The National Institutes of Health (NIH) has awarded $14.5 million in eight grants to researchers working to develop high quality and low cost DNA sequencing. The grants are each for two to four years and are awarded through the Advanced DNA Sequencing Technology program of the National Human Genome Research Institute, a part of NIH.
The National Institutes of Health is launching three new programs in emerging areas with the lofty goal of transforming biomedical research in the next 5 to 10 years.
Evangelists of 3-D printing tip the technology to reshape organ transplants, orthopedics and multiple other areas of medicines, with Johnson & Johnson among the companies trying to turn hype into reality. And now the National Institutes of Health has joined the sector, adding a 3-D model creation service to help drug researchers who lack computing skills.
In response to a National Institutes of Health workgroup report released June 5 recommending a budget of $4.5 billion over the next decade for President Obama's BRAIN Initiative, a think tank is criticizing the project, saying it is "set up to fail."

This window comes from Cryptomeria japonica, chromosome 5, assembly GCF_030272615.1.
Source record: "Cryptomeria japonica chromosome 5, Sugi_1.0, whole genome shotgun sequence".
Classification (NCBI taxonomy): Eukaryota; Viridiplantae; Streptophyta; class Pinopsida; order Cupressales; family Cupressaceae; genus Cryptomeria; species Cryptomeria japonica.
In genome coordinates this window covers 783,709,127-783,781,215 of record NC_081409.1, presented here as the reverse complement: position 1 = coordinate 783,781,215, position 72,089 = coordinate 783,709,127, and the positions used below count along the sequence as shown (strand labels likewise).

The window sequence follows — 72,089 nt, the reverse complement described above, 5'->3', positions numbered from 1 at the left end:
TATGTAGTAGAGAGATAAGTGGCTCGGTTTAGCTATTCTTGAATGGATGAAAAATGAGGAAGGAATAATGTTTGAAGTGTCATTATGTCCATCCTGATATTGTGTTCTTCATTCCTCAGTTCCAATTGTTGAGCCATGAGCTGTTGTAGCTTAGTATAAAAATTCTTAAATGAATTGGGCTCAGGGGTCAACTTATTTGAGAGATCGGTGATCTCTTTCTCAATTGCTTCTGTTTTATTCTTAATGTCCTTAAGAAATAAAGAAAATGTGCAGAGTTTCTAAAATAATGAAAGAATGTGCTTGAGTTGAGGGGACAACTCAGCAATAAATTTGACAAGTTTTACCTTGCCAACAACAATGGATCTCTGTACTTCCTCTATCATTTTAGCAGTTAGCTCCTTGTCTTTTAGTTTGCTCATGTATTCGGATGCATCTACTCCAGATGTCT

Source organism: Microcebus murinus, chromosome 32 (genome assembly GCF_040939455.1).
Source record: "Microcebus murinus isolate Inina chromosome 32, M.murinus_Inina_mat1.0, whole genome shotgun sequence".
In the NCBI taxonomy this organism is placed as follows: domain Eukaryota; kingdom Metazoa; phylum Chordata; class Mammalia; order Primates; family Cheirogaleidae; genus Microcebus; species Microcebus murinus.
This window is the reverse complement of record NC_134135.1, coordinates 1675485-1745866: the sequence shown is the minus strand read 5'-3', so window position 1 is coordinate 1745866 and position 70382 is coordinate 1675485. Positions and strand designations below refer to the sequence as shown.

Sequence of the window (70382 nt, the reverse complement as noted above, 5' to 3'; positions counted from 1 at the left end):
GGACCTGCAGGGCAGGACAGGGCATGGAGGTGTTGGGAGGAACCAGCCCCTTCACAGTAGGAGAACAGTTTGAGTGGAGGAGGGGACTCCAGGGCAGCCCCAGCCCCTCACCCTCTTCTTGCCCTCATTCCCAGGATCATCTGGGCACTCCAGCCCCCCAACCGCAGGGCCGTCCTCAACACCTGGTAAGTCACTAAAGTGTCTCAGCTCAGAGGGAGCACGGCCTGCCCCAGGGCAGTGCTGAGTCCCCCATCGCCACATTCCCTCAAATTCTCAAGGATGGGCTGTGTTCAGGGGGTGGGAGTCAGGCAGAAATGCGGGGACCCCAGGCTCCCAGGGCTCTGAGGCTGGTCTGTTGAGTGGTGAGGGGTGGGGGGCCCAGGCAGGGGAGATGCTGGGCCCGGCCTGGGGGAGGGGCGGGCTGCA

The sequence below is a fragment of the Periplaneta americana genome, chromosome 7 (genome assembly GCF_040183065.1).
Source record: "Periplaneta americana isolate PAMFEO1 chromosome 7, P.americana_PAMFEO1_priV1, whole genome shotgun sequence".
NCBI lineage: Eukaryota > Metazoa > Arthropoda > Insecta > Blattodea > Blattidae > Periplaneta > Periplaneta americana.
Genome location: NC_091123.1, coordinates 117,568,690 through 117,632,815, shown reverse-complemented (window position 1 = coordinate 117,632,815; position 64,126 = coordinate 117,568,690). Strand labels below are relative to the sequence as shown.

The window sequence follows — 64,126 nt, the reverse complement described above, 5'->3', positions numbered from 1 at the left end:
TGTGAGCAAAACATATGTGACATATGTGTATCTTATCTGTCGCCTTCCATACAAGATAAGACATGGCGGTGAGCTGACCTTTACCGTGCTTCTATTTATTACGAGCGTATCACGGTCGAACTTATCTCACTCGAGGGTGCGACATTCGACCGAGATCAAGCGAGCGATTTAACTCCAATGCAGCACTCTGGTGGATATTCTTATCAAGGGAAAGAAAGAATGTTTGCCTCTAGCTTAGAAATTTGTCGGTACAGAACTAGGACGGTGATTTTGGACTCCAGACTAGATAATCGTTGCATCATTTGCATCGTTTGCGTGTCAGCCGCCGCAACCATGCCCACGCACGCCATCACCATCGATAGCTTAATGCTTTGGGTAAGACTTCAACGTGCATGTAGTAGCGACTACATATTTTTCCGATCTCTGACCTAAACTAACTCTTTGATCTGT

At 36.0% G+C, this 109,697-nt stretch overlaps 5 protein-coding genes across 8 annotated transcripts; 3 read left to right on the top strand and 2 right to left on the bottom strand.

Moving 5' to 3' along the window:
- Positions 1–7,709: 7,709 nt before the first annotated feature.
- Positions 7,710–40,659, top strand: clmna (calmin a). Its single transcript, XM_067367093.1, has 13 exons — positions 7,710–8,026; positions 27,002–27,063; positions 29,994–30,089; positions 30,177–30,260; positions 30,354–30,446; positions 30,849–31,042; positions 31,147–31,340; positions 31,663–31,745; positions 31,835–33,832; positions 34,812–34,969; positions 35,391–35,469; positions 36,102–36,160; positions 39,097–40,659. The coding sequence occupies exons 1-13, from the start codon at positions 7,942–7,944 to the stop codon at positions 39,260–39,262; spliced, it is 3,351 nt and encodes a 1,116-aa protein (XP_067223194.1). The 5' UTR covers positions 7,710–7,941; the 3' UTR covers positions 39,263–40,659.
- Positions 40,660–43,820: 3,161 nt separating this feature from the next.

A U.S. Senate Appropriations subcommittee voted June 10 to give medical research a boost in funding to supplant the sequester cuts that hit the National Institutes of Health last year.
The U.S. National Institutes of Health has committed $25 million to better understanding infectious diseases, awarding the cash to the J. Craig Venter Institute, which will apply its sequencing and bioinformatics skills to tackling the field.
NIH has completed construction of the second phase of its newest building, the John Edward Porter Neuroscience Research Center, at its campus in Bethesda, MD.
Announced earlier this week, President Barack Obama's proposed budget for 2015 includes $30.4 billion for the National Institutes of Health, a slight increase of $211 million over this fiscal year's budget.
The Obama administration announced Monday afternoon that the National Institutes of Health will redirect $100 million in funding to establish a new program to find better treatments--and eventually, a cure--for HIV and AIDS.
The government shutdown and subsequent furloughing of staff at the National Institutes of Health (NIH) has some obvious, headline-grabbing implications for its trials and research. Yet there are also a host of knock-on effects rippling through the private sector, harming bioinformatics and other fields.